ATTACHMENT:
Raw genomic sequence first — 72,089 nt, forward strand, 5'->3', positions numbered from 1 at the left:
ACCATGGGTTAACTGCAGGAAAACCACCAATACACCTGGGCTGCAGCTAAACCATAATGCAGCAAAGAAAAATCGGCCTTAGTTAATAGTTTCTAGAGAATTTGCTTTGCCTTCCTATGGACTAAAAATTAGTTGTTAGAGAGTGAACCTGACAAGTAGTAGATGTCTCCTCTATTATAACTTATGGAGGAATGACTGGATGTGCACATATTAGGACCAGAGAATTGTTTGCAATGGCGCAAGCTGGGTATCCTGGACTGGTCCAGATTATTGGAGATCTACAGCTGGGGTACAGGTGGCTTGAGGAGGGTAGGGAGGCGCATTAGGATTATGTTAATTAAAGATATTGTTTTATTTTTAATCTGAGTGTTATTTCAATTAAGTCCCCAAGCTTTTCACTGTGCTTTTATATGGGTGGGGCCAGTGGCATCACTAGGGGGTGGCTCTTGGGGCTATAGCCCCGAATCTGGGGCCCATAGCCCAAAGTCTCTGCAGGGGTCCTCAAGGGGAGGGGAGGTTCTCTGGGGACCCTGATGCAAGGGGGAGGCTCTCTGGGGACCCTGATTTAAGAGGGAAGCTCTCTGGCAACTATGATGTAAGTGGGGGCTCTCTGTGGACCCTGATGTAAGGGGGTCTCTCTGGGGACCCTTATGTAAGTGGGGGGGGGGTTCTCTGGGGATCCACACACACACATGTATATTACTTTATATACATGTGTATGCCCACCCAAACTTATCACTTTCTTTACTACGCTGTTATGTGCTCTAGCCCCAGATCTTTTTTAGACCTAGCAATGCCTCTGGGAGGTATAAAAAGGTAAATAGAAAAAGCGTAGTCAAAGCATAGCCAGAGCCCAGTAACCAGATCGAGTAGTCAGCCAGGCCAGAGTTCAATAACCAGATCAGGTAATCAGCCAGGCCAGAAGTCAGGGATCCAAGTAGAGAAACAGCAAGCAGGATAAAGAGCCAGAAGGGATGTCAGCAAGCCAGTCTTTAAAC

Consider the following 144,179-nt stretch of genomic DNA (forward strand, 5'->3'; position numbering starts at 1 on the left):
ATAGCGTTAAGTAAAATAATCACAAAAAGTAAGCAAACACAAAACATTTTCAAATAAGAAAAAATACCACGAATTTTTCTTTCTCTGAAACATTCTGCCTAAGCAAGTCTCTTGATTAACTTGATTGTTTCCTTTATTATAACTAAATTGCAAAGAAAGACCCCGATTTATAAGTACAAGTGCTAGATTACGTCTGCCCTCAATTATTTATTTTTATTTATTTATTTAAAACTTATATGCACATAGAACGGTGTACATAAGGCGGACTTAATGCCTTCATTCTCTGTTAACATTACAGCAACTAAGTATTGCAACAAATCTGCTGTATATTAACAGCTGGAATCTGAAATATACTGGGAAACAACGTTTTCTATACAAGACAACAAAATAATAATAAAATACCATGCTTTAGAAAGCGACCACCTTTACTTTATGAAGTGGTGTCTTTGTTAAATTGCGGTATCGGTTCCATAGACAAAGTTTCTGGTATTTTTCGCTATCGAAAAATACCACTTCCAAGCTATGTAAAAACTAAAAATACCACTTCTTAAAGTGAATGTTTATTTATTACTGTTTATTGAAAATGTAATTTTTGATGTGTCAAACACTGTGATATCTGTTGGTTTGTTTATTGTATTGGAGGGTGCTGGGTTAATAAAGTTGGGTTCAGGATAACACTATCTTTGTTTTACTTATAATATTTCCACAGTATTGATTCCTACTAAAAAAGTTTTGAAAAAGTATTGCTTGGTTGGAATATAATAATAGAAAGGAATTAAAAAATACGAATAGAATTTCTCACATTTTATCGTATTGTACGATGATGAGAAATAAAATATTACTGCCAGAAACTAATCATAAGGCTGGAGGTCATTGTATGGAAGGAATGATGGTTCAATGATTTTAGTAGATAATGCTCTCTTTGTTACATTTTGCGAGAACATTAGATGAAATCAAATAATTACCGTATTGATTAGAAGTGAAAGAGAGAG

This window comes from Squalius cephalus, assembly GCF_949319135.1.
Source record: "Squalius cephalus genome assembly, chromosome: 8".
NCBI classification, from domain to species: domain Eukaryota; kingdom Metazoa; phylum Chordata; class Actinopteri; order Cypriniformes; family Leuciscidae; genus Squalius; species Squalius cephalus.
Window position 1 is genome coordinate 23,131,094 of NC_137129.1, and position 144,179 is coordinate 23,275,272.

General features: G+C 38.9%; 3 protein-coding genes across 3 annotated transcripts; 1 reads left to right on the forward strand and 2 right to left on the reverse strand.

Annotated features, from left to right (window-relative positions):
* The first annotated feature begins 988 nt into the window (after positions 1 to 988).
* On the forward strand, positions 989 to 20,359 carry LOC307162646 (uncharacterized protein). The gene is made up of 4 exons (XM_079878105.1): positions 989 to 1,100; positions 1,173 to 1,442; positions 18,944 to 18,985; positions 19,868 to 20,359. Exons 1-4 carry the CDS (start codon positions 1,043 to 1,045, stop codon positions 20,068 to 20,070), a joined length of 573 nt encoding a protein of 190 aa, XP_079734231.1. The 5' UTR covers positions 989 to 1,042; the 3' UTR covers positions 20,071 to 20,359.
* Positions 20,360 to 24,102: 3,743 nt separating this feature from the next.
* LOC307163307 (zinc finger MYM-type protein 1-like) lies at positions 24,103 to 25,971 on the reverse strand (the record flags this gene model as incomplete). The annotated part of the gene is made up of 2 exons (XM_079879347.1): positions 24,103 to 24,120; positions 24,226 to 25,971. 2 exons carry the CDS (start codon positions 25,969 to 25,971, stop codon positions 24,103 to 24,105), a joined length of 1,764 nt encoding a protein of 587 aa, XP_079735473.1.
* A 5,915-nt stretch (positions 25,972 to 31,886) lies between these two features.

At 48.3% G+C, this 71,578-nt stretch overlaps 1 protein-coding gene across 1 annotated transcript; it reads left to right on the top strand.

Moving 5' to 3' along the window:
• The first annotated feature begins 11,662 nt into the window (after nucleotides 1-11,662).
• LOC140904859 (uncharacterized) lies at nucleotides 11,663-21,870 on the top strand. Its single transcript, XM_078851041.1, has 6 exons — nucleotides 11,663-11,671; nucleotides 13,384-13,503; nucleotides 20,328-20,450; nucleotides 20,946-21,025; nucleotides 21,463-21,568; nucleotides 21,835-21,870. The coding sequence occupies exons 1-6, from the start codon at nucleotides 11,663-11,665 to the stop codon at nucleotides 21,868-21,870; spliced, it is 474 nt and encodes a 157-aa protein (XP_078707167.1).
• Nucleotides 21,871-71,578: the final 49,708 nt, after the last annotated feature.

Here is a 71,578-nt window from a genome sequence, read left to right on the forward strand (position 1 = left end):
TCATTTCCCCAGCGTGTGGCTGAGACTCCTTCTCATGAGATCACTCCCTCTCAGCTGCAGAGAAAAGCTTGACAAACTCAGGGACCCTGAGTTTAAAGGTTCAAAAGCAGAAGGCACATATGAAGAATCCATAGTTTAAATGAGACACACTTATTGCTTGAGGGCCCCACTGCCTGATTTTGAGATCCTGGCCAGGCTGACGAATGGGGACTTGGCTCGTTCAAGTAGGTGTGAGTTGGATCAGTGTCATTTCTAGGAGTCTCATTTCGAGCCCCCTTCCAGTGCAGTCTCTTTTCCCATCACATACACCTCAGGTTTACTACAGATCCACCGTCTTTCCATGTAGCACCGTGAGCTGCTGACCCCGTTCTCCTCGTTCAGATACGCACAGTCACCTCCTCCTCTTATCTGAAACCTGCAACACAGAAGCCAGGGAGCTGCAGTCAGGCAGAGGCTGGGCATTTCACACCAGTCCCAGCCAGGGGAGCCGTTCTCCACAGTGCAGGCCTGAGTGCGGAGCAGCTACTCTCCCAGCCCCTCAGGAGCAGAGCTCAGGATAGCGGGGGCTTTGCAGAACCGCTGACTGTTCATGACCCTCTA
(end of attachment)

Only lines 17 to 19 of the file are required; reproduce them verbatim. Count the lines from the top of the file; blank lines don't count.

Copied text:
Moving 5' to 3' along the window:
• The first annotated feature begins 11,662 nt into the window (after nucleotides 1-11,662).
• LOC140904859 (uncharacterized) lies at nucleotides 11,663-21,870 on the top strand. Its single transcript, XM_078851041.1, has 6 exons — nucleotides 11,663-11,671; nucleotides 13,384-13,503; nucleotides 20,328-20,450; nucleotides 20,946-21,025; nucleotides 21,463-21,568; nucleotides 21,835-21,870. The coding sequence occupies exons 1-6, from the start codon at nucleotides 11,663-11,665 to the stop codon at nucleotides 21,868-21,870; spliced, it is 474 nt and encodes a 157-aa protein (XP_078707167.1).